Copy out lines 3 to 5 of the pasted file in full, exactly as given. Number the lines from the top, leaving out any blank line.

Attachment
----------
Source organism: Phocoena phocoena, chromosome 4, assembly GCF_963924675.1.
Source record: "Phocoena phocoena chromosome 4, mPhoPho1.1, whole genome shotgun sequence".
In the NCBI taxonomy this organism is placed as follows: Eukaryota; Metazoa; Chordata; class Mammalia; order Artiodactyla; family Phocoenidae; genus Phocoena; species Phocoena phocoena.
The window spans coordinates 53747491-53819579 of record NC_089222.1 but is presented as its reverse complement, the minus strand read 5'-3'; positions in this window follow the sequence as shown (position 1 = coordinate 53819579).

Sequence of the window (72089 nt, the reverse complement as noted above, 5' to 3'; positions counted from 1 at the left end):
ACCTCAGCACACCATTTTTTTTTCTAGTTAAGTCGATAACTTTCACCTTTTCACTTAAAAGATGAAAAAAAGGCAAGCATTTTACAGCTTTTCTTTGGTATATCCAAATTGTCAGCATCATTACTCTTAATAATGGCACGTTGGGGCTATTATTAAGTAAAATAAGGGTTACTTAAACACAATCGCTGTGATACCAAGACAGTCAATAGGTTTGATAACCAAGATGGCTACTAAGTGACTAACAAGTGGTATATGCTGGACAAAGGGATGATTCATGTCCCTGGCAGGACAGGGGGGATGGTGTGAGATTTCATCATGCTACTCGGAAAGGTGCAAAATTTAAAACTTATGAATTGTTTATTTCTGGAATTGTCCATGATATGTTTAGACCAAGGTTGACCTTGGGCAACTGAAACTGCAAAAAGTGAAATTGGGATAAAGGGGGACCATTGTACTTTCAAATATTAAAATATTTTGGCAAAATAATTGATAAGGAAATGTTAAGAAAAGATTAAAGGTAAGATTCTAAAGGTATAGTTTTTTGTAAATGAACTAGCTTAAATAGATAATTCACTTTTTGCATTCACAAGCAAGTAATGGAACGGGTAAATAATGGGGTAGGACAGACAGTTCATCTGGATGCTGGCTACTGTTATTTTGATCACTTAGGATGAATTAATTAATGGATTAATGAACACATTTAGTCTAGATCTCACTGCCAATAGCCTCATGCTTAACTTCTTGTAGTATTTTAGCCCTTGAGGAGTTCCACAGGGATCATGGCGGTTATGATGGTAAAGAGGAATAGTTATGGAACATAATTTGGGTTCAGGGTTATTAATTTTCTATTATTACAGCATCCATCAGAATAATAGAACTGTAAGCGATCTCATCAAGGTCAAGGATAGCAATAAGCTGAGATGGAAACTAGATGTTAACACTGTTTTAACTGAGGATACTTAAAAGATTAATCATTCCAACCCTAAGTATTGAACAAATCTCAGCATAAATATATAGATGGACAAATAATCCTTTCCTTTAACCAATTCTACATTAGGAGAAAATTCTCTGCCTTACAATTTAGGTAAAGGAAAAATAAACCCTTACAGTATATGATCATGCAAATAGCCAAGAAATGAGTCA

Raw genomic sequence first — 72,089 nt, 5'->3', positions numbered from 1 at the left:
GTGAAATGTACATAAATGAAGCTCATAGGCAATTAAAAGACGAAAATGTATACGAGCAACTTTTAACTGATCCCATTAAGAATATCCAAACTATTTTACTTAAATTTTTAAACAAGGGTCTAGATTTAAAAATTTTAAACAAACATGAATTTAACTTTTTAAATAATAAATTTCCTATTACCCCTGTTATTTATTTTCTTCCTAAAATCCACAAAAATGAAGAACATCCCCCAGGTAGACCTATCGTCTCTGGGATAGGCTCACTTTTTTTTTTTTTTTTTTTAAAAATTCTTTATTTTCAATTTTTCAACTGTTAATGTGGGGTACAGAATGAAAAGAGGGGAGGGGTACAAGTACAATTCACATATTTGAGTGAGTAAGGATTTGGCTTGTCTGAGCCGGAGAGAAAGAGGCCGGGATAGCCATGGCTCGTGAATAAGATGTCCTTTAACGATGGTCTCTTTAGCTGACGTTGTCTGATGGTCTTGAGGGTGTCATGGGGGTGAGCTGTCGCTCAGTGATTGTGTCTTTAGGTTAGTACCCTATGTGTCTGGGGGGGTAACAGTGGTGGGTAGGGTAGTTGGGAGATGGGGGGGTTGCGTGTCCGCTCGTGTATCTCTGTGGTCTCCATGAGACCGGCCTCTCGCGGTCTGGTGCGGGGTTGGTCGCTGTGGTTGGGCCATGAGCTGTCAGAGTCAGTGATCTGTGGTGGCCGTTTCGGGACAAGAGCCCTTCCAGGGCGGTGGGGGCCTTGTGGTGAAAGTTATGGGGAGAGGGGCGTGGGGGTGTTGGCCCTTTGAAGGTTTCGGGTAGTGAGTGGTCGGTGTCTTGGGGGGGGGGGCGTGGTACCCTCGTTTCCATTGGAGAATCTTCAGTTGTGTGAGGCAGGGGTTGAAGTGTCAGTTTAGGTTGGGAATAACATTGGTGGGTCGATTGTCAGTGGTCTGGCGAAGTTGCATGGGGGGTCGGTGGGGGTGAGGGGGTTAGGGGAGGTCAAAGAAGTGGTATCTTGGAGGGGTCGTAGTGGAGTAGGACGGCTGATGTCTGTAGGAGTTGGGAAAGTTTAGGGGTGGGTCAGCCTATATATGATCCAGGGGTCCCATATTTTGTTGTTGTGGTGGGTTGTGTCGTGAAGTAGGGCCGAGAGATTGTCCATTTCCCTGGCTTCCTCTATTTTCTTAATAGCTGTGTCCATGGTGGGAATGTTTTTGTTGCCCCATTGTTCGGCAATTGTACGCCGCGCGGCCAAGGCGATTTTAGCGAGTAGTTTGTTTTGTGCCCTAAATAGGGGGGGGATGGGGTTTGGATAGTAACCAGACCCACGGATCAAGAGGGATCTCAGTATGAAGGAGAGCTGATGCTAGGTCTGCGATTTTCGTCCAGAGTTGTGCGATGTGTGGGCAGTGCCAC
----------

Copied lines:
In the NCBI taxonomy this organism is placed as follows: Eukaryota; Metazoa; Chordata; class Mammalia; order Artiodactyla; family Phocoenidae; genus Phocoena; species Phocoena phocoena.
The window spans coordinates 53747491-53819579 of record NC_089222.1 but is presented as its reverse complement, the minus strand read 5'-3'; positions in this window follow the sequence as shown (position 1 = coordinate 53819579).

Sequence of the window (72089 nt, the reverse complement as noted above, 5' to 3'; positions counted from 1 at the left end):